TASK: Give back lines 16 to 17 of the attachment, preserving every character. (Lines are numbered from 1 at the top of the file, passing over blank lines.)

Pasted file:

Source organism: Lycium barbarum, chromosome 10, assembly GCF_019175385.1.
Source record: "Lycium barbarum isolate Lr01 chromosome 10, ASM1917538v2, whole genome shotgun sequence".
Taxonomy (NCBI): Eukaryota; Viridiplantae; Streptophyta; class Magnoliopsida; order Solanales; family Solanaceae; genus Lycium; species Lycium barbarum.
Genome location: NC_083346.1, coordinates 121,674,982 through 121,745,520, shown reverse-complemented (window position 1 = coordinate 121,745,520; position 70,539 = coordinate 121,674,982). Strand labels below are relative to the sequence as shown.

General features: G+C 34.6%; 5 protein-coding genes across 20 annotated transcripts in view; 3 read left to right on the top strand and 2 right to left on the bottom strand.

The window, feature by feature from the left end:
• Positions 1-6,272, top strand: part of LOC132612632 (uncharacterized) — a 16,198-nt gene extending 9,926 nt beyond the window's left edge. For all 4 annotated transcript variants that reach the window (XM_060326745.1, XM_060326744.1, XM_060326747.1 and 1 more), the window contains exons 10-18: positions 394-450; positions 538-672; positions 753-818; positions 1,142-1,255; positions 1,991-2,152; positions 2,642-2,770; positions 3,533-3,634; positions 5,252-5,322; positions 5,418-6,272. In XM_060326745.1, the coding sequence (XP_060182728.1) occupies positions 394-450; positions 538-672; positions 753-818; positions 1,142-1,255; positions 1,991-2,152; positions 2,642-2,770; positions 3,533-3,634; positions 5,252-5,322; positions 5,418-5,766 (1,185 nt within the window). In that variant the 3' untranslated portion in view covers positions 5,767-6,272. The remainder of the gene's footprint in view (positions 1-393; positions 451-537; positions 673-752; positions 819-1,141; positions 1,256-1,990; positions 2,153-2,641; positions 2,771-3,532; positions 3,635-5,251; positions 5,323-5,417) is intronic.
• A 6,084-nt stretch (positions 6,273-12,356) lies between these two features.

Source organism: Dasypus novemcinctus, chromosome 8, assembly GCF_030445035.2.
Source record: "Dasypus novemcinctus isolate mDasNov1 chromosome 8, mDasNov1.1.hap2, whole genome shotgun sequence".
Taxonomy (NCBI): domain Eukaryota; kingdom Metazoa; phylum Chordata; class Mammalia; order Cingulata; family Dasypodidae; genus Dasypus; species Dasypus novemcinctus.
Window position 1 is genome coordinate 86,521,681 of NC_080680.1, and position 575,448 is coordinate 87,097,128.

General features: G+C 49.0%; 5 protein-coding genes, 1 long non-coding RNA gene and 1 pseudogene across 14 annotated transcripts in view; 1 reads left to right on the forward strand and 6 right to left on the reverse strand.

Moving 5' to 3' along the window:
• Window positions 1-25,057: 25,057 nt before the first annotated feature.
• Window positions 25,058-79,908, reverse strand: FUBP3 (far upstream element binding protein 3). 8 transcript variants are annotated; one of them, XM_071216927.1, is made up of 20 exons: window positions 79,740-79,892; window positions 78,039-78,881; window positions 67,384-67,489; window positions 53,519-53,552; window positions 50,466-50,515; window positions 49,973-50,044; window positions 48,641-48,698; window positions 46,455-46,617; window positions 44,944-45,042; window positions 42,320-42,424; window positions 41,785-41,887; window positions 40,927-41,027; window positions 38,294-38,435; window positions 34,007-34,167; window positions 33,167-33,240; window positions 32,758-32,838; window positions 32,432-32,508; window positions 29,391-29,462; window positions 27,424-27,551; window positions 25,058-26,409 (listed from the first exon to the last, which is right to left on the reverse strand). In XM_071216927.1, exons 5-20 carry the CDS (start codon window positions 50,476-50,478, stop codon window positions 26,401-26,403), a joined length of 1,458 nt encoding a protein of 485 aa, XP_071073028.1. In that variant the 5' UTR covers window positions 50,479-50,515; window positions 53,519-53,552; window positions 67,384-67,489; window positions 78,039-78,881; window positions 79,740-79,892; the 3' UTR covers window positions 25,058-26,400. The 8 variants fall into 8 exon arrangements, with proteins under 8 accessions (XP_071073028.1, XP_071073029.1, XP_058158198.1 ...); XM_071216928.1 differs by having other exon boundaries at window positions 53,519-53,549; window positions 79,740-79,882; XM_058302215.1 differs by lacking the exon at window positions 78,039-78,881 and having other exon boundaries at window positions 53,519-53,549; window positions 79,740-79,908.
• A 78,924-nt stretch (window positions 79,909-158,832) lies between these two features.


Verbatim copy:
• Window positions 25,058-79,908, reverse strand: FUBP3 (far upstream element binding protein 3). 8 transcript variants are annotated; one of them, XM_071216927.1, is made up of 20 exons: window positions 79,740-79,892; window positions 78,039-78,881; window positions 67,384-67,489; window positions 53,519-53,552; window positions 50,466-50,515; window positions 49,973-50,044; window positions 48,641-48,698; window positions 46,455-46,617; window positions 44,944-45,042; window positions 42,320-42,424; window positions 41,785-41,887; window positions 40,927-41,027; window positions 38,294-38,435; window positions 34,007-34,167; window positions 33,167-33,240; window positions 32,758-32,838; window positions 32,432-32,508; window positions 29,391-29,462; window positions 27,424-27,551; window positions 25,058-26,409 (listed from the first exon to the last, which is right to left on the reverse strand). In XM_071216927.1, exons 5-20 carry the CDS (start codon window positions 50,476-50,478, stop codon window positions 26,401-26,403), a joined length of 1,458 nt encoding a protein of 485 aa, XP_071073028.1. In that variant the 5' UTR covers window positions 50,479-50,515; window positions 53,519-53,552; window positions 67,384-67,489; window positions 78,039-78,881; window positions 79,740-79,892; the 3' UTR covers window positions 25,058-26,400. The 8 variants fall into 8 exon arrangements, with proteins under 8 accessions (XP_071073028.1, XP_071073029.1, XP_058158198.1 ...); XM_071216928.1 differs by having other exon boundaries at window positions 53,519-53,549; window positions 79,740-79,882; XM_058302215.1 differs by lacking the exon at window positions 78,039-78,881 and having other exon boundaries at window positions 53,519-53,549; window positions 79,740-79,908.
• A 78,924-nt stretch (window positions 79,909-158,832) lies between these two features.